Fu YS and Perzin KH. Non epithelial tumours of nasal cavity, paranasal sinuses, and nasopharynx. Clinico pathological study No. 3: Cartilaginous, tumor, Chondroma: Chondrosarcoma. Cancer. 34:453-463, 1974.  Back to cited text no. 4
    
5.
Cianfriglia F, Pompilli A, and Occhipinti E. Intracranial malignant cartilaginous tumours. Report of two cases and review of literature. Acta Neurochirurgica. 45:163­175, 1978.  Back to cited text no. 5
    
6.
Gallagher IN and Strome M. Chondrosarcoma of facial region. Laryngoscope. 82:978-984, 1972.  Back to cited text no. 6
    
7.
Paddison GM and Hanks GE. Chondrosarcoma of max­illa. Report of a case responding to supervoltage irradia­tion and review of literature. Cancer. 28:616-619, 1971.  Back to cited text no. 7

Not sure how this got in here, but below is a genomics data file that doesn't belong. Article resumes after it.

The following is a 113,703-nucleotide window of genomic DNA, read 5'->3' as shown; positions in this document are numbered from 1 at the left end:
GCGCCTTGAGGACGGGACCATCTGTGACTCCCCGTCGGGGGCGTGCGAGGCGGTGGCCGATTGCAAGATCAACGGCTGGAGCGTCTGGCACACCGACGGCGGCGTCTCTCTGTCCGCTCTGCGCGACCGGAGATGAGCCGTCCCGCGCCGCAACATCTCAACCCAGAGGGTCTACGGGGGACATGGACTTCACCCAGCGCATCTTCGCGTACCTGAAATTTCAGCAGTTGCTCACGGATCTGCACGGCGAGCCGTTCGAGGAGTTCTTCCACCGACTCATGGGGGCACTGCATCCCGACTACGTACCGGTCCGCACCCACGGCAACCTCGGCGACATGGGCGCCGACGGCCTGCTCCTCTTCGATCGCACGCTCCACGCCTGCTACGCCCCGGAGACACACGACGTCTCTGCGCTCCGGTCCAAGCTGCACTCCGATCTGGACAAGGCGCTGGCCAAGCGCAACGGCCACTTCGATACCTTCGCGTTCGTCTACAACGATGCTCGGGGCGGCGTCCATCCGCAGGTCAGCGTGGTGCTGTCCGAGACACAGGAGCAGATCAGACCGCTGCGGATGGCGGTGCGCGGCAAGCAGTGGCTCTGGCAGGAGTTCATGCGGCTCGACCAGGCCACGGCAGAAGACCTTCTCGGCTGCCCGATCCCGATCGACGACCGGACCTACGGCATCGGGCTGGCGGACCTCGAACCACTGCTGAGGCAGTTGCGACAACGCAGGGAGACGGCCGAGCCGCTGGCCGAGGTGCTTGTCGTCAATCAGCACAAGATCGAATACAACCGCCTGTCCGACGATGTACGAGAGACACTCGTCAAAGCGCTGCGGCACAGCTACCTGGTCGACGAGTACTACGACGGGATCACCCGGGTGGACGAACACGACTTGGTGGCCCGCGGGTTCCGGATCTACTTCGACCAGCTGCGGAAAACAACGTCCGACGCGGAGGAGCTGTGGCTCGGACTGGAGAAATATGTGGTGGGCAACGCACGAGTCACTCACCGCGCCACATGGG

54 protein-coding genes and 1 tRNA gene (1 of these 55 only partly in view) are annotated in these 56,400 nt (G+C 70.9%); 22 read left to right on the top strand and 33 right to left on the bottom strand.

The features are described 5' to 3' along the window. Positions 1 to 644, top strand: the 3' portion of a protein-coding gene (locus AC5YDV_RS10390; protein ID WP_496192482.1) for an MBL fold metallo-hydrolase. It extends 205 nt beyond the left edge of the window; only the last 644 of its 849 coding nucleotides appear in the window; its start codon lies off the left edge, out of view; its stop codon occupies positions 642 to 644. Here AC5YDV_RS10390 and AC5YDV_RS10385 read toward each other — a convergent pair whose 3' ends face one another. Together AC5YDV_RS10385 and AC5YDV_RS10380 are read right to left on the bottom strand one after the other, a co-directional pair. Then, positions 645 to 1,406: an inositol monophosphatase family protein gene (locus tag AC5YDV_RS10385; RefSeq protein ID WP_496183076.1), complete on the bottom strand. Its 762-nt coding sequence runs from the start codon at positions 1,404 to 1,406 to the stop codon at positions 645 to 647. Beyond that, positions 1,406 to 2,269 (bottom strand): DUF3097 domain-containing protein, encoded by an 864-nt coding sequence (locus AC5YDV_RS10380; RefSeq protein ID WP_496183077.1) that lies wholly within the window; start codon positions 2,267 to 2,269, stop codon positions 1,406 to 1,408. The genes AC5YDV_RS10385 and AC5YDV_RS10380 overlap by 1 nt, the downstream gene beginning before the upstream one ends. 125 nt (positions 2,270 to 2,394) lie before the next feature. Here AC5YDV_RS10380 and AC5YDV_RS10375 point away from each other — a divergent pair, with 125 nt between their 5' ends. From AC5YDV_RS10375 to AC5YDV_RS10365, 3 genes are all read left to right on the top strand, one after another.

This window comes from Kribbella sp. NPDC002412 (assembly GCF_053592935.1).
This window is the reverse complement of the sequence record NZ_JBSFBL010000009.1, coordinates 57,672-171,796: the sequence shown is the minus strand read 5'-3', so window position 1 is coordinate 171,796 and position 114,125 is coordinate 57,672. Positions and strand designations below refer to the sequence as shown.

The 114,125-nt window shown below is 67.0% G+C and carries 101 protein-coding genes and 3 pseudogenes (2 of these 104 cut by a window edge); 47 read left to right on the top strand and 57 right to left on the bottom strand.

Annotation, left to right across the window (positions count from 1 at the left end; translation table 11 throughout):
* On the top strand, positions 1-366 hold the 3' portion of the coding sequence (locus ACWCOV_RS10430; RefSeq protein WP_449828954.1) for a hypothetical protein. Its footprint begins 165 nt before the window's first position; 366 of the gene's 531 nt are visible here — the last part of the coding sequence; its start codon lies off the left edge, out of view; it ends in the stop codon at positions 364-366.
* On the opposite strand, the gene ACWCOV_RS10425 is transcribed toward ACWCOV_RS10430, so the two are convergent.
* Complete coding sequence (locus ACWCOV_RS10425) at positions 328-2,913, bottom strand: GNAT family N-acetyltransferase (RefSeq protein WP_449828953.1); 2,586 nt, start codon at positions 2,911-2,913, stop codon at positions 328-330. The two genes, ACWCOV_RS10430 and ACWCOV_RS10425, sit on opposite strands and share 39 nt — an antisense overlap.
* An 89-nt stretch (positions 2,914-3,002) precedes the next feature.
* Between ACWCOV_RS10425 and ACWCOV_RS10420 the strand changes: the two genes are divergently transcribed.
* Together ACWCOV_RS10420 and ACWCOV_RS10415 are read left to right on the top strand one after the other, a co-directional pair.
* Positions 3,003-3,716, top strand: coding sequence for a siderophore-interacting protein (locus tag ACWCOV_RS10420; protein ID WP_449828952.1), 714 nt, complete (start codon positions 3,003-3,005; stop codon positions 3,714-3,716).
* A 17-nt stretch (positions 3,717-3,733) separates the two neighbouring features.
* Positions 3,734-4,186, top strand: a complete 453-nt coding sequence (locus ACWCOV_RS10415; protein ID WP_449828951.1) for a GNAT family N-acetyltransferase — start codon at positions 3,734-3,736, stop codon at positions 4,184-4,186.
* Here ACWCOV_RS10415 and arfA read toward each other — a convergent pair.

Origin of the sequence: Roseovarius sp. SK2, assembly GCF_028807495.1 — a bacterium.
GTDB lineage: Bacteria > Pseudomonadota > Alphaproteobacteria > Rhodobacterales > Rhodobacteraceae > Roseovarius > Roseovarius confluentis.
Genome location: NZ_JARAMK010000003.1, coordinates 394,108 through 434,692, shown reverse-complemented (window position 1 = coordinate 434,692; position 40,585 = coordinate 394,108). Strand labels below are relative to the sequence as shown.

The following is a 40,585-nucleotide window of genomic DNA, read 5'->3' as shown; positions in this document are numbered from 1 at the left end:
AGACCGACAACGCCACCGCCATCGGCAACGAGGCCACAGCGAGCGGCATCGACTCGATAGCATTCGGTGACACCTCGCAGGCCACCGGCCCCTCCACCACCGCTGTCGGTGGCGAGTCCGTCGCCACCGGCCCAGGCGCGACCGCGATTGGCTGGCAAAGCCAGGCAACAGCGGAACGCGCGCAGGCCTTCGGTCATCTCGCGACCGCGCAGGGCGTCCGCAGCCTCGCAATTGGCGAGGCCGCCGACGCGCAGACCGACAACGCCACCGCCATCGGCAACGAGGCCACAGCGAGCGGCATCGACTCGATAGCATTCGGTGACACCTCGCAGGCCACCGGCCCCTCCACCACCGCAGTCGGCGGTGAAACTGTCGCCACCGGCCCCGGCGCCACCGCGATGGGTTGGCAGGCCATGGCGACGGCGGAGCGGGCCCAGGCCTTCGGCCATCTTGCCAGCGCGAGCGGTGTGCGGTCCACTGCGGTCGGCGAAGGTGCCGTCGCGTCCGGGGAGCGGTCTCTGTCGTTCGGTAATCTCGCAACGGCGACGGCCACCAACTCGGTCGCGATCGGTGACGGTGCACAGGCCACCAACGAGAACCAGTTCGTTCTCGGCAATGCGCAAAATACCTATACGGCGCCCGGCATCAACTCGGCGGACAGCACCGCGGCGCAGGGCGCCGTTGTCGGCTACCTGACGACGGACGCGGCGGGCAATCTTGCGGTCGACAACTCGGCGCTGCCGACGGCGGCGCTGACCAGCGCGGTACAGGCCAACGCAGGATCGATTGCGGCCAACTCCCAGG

8.
Coates HL, Pearson BW, Devine KD, and Unni KK. Chondro sarcoma of nasal cavity, paranasal sinuses and nasopharynx. Trans Am Acad Ophthalmol-Otolaryngol. 84:919-926, 1977.  Back to cited text no. 8
    
9.
Lichtenstein L and Juffe HL. Chondrosarcomas of bone. Am J Pathol. 19:553-89, 1943.  Back to cited text no. 9
    
10.
Mankin HJ, Cantley KP, Lippellio L, Schiller AL, and Campbell CJ. The biology of human chondrosarcomas. 1.Description of cases grading, and biochemical analyses. J Bone Joint Surg. 62:160-176, 1980.  Back to cited text no. 10
    
11.
Ryall RDH, Bates T, Newton KA, and Hellmann K. Combination of radiotherapy and Razoxane (ICRF) for chondrosarcoma Cancer. 44:891-895, 1979.  Back to cited text no. 11
    


    Figures

  [Figure - 1], [Figure - 2], [Figure - 3], [Figure - 4]